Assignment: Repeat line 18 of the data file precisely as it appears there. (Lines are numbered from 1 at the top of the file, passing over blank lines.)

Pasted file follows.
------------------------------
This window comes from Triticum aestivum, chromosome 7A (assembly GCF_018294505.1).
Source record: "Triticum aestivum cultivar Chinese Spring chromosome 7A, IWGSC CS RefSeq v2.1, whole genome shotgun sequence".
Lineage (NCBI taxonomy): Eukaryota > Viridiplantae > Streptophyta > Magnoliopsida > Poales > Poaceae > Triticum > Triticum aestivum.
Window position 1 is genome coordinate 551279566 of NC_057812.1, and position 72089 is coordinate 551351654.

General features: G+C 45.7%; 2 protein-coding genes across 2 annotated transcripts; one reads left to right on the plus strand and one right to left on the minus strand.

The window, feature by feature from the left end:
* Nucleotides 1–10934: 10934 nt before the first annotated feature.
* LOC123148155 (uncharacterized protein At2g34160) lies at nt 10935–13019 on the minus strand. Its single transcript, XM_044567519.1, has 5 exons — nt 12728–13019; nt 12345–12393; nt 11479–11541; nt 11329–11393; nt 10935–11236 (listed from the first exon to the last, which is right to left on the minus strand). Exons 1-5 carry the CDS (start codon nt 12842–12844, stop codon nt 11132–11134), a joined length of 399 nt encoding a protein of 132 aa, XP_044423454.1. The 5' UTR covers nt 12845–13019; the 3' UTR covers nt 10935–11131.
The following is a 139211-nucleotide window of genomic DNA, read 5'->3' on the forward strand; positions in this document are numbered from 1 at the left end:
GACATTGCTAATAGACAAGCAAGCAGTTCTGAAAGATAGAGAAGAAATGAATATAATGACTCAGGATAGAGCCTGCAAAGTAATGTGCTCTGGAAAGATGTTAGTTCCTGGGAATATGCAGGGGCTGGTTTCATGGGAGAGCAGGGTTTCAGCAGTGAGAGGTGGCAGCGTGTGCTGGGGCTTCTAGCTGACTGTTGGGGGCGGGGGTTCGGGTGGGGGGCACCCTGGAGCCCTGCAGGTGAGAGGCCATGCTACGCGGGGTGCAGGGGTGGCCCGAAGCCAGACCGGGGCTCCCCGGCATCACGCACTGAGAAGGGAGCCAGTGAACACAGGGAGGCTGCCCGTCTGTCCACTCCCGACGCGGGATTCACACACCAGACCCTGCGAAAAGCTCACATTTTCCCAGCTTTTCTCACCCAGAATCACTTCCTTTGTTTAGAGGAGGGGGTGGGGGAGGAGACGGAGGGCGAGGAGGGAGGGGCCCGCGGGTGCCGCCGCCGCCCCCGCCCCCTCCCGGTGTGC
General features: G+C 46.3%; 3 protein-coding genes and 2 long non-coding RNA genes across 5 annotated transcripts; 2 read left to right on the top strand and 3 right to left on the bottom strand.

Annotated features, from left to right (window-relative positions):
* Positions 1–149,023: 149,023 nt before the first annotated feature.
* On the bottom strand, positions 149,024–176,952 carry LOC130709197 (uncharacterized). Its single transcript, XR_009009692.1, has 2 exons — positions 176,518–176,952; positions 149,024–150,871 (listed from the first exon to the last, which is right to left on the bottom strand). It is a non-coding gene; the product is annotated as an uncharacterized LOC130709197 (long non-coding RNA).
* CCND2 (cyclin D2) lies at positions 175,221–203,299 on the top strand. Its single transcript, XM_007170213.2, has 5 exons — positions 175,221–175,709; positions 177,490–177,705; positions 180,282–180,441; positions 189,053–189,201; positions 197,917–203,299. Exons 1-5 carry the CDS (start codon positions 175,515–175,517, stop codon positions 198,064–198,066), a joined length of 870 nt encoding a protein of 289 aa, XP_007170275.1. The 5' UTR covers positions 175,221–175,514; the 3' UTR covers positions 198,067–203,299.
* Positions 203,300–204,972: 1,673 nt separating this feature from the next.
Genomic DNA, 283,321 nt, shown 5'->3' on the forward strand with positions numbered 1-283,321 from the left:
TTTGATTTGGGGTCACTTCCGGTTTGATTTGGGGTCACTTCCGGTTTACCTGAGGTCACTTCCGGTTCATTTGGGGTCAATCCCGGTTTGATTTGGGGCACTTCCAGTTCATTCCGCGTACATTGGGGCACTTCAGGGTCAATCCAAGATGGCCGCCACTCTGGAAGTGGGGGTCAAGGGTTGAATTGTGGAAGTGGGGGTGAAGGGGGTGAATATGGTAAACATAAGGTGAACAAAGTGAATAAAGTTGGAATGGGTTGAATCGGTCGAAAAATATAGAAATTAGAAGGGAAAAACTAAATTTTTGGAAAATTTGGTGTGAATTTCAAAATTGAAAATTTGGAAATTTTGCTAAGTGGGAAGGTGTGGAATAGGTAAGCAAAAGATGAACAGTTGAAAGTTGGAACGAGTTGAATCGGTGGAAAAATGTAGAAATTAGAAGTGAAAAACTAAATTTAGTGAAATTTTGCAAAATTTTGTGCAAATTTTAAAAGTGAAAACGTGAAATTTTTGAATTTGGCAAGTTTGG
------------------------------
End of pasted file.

TTTGATTTGGGGTCACTTCCGGTTTGATTTGGGGTCACTTCCGGTTTACCTGAGGTCACTTCCGGTTCATTTGGGGTCAATCCCGGTTTGATTTGGGGCACTTCCAGTTCATTCCGCGTACATTGGGGCACTTCAGGGTCAATCCAAGATGGCCGCCACTCTGGAAGTGGGGGTCAAGGGTTGAATTGTGGAAGTGGGGGTGAAGGGGGTGAATATGGTAAACATAAGGTGAACAAAGTGAATAAAGTTGGAATGGGTTGAATCGGTCGAAAAATATAGAAATTAGAAGGGAAAAACTAAATTTTTGGAAAATTTGGTGTGAATTTCAAAATTGAAAATTTGGAAATTTTGCTAAGTGGGAAGGTGTGGAATAGGTAAGCAAAAGATGAACAGTTGAAAGTTGGAACGAGTTGAATCGGTGGAAAAATGTAGAAATTAGAAGTGAAAAACTAAATTTAGTGAAATTTTGCAAAATTTTGTGCAAATTTTAAAAGTGAAAACGTGAAATTTTTGAATTTGGCAAGTTTGG